So they tapped into the collective intelligence of their entire state, weaving together citizen and expert contributions into a wisdom greater than any person or group could have generated separately.

Nations and whole societies

Admittedly, increasing the level of collective intelligence on a national or societal level can be a daunting proposition.

How can we begin to involve everyone in a dialogue about the issues we face, when working at such a large scale?

One weekend in 1991, a dozen Canadians met near Toronto, under the auspices of Maclean’s, Canada’s leading newsweekly. They had been chosen so that, together, they reflected the major sectors of public opinion in their deeply divided country.

Each of these people  accepted the invitation to attend this weekend event where they’d be engaging in dialogue with people whose views differed from their own.

It was facilitated by Harvard law professor Roger Fisher, co-author of Getting to Yes, and two colleagues.

These people had never engaged in a process like this before and started with widely divergent positions, and little trust. The process took place under tremendous time pressure.

Nonetheless, these folks succeeded in their assignment of developing a consensus vision for the entire country of Canada.

This experience was a very moving event for all who participated in it or witnessed it. Maclean’s editors suggested that “the process that led to the writing of the draft could be extended to address other issues.

The experience of the Maclean’s forum indicates that if  a national dialogue ever does take place, it would be an extremely productive process.” The Maclean’s experiment is a type of process that I call acitizen deliberative council.

These councils are diverse groups, somewhat like a jury, who are called together as a microcosm of ‘We the People’ in order to learn, dream, and explore problems and possibilities together while the rest of society observes.

This approach can dramatically change the political environment, as subsequent government decisions are made in a context of greater public wisdom, sophistication and consensus.

Many types of these citizen councils have been used in at least sixteen countries. As we have seen, collective intelligence is a phenomenon that can occur at various levels.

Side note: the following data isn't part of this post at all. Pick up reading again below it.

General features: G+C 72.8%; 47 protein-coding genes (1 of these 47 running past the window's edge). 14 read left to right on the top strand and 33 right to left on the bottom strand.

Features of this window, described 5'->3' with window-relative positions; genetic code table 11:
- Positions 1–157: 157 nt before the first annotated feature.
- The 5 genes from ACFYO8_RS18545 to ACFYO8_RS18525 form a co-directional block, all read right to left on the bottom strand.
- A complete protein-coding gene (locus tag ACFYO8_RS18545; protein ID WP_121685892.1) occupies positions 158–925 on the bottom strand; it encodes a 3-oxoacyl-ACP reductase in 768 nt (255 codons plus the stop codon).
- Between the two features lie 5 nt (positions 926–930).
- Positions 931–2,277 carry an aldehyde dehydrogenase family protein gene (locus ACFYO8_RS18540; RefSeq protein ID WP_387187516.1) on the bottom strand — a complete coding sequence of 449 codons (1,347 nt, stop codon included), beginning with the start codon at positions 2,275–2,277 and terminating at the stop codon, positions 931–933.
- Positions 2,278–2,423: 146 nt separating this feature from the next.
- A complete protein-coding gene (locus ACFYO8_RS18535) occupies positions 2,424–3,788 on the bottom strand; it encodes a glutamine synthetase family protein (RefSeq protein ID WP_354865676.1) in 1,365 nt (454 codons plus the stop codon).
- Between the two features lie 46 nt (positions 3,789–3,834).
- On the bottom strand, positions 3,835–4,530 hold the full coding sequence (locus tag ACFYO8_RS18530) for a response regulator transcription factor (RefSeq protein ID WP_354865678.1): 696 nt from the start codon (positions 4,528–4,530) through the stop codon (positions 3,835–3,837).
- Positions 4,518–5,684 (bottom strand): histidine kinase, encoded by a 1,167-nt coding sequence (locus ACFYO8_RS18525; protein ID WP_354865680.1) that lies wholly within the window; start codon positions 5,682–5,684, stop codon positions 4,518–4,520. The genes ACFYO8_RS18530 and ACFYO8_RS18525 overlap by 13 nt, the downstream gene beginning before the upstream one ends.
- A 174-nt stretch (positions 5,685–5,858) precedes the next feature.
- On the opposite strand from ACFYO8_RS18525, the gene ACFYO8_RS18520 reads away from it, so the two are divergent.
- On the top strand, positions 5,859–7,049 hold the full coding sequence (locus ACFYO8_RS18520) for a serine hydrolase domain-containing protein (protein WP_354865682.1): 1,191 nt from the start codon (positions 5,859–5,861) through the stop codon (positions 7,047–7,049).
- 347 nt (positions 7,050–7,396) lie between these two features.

Yet, what do all of these examples of collective intelligence have in common? What makes all these forms of collective intelligence similar?

Inclusion and the intelligence of democracy

At all levels, from groups to whole societies, the degree to which various perspectives are included increases the collective intelligence of the whole.

Collective intelligence increases as it creatively and constructively includes diverse relevant viewpoints, people, information, etc, into collective deliberations.

Historically, practical considerations have allowed everyone’s voice to be heard only in small groups, such as town meetings.

In its ideal form representative democracy was imagined to provide legitimate, manageable small groups (legislative, administrative and judicial bodies) through which (at least theoretically) the voices of whole populations could be channelled.

However, over time, our legislatures, executives and judges have become both less representative and less responsive — a situation that has led many of us to reconsider our political and governmental arrangements.

But there is good news: Simultaneous with this development, humanity has been developing powerful tools which could solve these problems.

For example, the citizen deliberation councils described earlier could be combined with sophisticated use of media, especially telecommunications and powerful group processes that foster the creative use of diversity.

Furthermore, the national councils could be used to spark more and better dialogue at the local level.

This idea combines only a few of the hundreds of approaches that are currently available. I hope to show in this book that there are many social innovations that we could weave together in a variety of ways to create remarkable enhancements to our present system.

If we take this challenge, I believe we will find ourselves poised on the edge of our next evolutionary leap in democracy – not just as an alternative to tyranny, but as an inclusive path to society-wide collective intelligence and wisdom.

By Tom Atlee
Excerpted from The Tao of Democracy and published under Fair Use agreements